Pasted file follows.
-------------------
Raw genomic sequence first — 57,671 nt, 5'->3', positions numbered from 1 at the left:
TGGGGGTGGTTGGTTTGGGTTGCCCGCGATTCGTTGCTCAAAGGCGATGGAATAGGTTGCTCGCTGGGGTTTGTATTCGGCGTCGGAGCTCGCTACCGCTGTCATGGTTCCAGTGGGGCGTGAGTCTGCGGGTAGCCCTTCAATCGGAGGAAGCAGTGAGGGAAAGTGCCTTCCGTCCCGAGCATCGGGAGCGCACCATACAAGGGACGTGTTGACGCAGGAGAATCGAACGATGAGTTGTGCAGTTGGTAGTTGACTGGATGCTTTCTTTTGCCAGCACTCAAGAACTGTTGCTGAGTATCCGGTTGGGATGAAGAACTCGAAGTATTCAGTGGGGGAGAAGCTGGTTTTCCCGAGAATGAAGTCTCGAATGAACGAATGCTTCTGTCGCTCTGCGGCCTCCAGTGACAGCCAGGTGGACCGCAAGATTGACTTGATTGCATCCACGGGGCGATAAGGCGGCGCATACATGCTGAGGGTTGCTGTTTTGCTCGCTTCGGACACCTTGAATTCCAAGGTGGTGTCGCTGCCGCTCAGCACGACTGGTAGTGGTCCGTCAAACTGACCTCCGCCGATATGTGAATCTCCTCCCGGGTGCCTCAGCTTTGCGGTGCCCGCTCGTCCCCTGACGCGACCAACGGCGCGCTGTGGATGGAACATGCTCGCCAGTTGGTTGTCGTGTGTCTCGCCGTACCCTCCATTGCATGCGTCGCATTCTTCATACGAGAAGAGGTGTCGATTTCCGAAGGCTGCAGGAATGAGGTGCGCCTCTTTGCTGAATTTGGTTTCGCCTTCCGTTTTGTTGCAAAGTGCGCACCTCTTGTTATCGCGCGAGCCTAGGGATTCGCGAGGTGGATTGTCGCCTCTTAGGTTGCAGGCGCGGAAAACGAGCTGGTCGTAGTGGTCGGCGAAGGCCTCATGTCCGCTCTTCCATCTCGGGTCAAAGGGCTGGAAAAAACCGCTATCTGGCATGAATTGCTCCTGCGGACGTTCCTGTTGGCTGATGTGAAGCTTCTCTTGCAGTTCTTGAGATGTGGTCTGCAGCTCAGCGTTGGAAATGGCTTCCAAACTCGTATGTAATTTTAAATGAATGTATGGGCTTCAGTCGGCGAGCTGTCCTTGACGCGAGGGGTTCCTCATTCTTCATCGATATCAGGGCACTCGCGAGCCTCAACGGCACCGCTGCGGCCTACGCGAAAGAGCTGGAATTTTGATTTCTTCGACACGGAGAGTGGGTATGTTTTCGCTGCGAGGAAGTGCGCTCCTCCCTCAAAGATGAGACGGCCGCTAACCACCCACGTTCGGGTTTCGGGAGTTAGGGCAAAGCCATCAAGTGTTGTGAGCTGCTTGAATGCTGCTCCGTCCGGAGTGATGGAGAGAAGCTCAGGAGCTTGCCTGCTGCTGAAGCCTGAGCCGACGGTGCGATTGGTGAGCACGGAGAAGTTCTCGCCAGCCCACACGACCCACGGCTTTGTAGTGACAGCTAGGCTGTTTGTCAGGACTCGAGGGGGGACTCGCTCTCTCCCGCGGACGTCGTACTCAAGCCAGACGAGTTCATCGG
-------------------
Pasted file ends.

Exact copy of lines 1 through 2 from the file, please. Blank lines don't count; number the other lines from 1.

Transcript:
Raw genomic sequence first — 57,671 nt, 5'->3', positions numbered from 1 at the left:
TGGGGGTGGTTGGTTTGGGTTGCCCGCGATTCGTTGCTCAAAGGCGATGGAATAGGTTGCTCGCTGGGGTTTGTATTCGGCGTCGGAGCTCGCTACCGCTGTCATGGTTCCAGTGGGGCGTGAGTCTGCGGGTAGCCCTTCAATCGGAGGAAGCAGTGAGGGAAAGTGCCTTCCGTCCCGAGCATCGGGAGCGCACCATACAAGGGACGTGTTGACGCAGGAGAATCGAACGATGAGTTGTGCAGTTGGTAGTTGACTGGATGCTTTCTTTTGCCAGCACTCAAGAACTGTTGCTGAGTATCCGGTTGGGATGAAGAACTCGAAGTATTCAGTGGGGGAGAAGCTGGTTTTCCCGAGAATGAAGTCTCGAATGAACGAATGCTTCTGTCGCTCTGCGGCCTCCAGTGACAGCCAGGTGGACCGCAAGATTGACTTGATTGCATCCACGGGGCGATAAGGCGGCGCATACATGCTGAGGGTTGCTGTTTTGCTCGCTTCGGACACCTTGAATTCCAAGGTGGTGTCGCTGCCGCTCAGCACGACTGGTAGTGGTCCGTCAAACTGACCTCCGCCGATATGTGAATCTCCTCCCGGGTGCCTCAGCTTTGCGGTGCCCGCTCGTCCCCTGACGCGACCAACGGCGCGCTGTGGATGGAACATGCTCGCCAGTTGGTTGTCGTGTGTCTCGCCGTACCCTCCATTGCATGCGTCGCATTCTTCATACGAGAAGAGGTGTCGATTTCCGAAGGCTGCAGGAATGAGGTGCGCCTCTTTGCTGAATTTGGTTTCGCCTTCCGTTTTGTTGCAAAGTGCGCACCTCTTGTTATCGCGCGAGCCTAGGGATTCGCGAGGTGGATTGTCGCCTCTTAGGTTGCAGGCGCGGAAAACGAGCTGGTCGTAGTGGTCGGCGAAGGCCTCATGTCCGCTCTTCCATCTCGGGTCAAAGGGCTGGAAAAAACCGCTATCTGGCATGAATTGCTCCTGCGGACGTTCCTGTTGGCTGATGTGAAGCTTCTCTTGCAGTTCTTGAGATGTGGTCTGCAGCTCAGCGTTGGAAATGGCTTCCAAACTCGTATGTAATTTTAAATGAATGTATGGGCTTCAGTCGGCGAGCTGTCCTTGACGCGAGGGGTTCCTCATTCTTCATCGATATCAGGGCACTCGCGAGCCTCAACGGCACCGCTGCGGCCTACGCGAAAGAGCTGGAATTTTGATTTCTTCGACACGGAGAGTGGGTATGTTTTCGCTGCGAGGAAGTGCGCTCCTCCCTCAAAGATGAGACGGCCGCTAACCACCCACGTTCGGGTTTCGGGAGTTAGGGCAAAGCCATCAAGTGTTGTGAGCTGCTTGAATGCTGCTCCGTCCGGAGTGATGGAGAGAAGCTCAGGAGCTTGCCTGCTGCTGAAGCCTGAGCCGACGGTGCGATTGGTGAGCACGGAGAAGTTCTCGCCAGCCCACACGACCCACGGCTTTGTAGTGACAGCTAGGCTGTTTGTCAGGACTCGAGGGGGGACTCGCTCTCTCCCGCGGACGTCGTACTCAAGCCAGACGAGTTCATCGG